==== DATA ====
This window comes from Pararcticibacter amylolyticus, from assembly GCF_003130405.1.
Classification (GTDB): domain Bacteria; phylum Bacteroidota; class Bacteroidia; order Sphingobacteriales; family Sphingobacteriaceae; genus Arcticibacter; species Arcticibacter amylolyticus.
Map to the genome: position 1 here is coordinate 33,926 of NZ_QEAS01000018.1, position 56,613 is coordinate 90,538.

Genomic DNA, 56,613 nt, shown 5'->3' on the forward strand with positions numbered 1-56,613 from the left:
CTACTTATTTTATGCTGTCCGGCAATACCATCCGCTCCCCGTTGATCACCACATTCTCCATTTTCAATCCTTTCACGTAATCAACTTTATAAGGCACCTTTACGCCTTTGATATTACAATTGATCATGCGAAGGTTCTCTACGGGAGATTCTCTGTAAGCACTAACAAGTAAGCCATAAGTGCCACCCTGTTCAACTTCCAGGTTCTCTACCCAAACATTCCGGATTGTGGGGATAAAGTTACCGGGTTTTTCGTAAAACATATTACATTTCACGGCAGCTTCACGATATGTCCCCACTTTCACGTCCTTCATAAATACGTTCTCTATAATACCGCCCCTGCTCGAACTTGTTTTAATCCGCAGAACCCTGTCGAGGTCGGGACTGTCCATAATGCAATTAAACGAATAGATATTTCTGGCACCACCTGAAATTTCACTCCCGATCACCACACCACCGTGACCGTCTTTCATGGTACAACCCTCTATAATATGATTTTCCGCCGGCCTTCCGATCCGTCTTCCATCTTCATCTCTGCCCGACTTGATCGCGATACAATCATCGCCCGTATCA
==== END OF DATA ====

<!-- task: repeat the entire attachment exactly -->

This window comes from Pararcticibacter amylolyticus, from assembly GCF_003130405.1.
Classification (GTDB): domain Bacteria; phylum Bacteroidota; class Bacteroidia; order Sphingobacteriales; family Sphingobacteriaceae; genus Arcticibacter; species Arcticibacter amylolyticus.
Map to the genome: position 1 here is coordinate 33,926 of NZ_QEAS01000018.1, position 56,613 is coordinate 90,538.

Genomic DNA, 56,613 nt, shown 5'->3' on the forward strand with positions numbered 1-56,613 from the left:
CTACTTATTTTATGCTGTCCGGCAATACCATCCGCTCCCCGTTGATCACCACATTCTCCATTTTCAATCCTTTCACGTAATCAACTTTATAAGGCACCTTTACGCCTTTGATATTACAATTGATCATGCGAAGGTTCTCTACGGGAGATTCTCTGTAAGCACTAACAAGTAAGCCATAAGTGCCACCCTGTTCAACTTCCAGGTTCTCTACCCAAACATTCCGGATTGTGGGGATAAAGTTACCGGGTTTTTCGTAAAACATATTACATTTCACGGCAGCTTCACGATATGTCCCCACTTTCACGTCCTTCATAAATACGTTCTCTATAATACCGCCCCTGCTCGAACTTGTTTTAATCCGCAGAACCCTGTCGAGGTCGGGACTGTCCATAATGCAATTAAACGAATAGATATTTCTGGCACCACCTGAAATTTCACTCCCGATCACCACACCACCGTGACCGTCTTTCATGGTACAACCCTCTATAATATGATTTTCCGCCGGCCTTCCGATCCGTCTTCCATCTTCATCTCTGCCCGACTTGATCGCGATACAATCATCGCCCGTATCA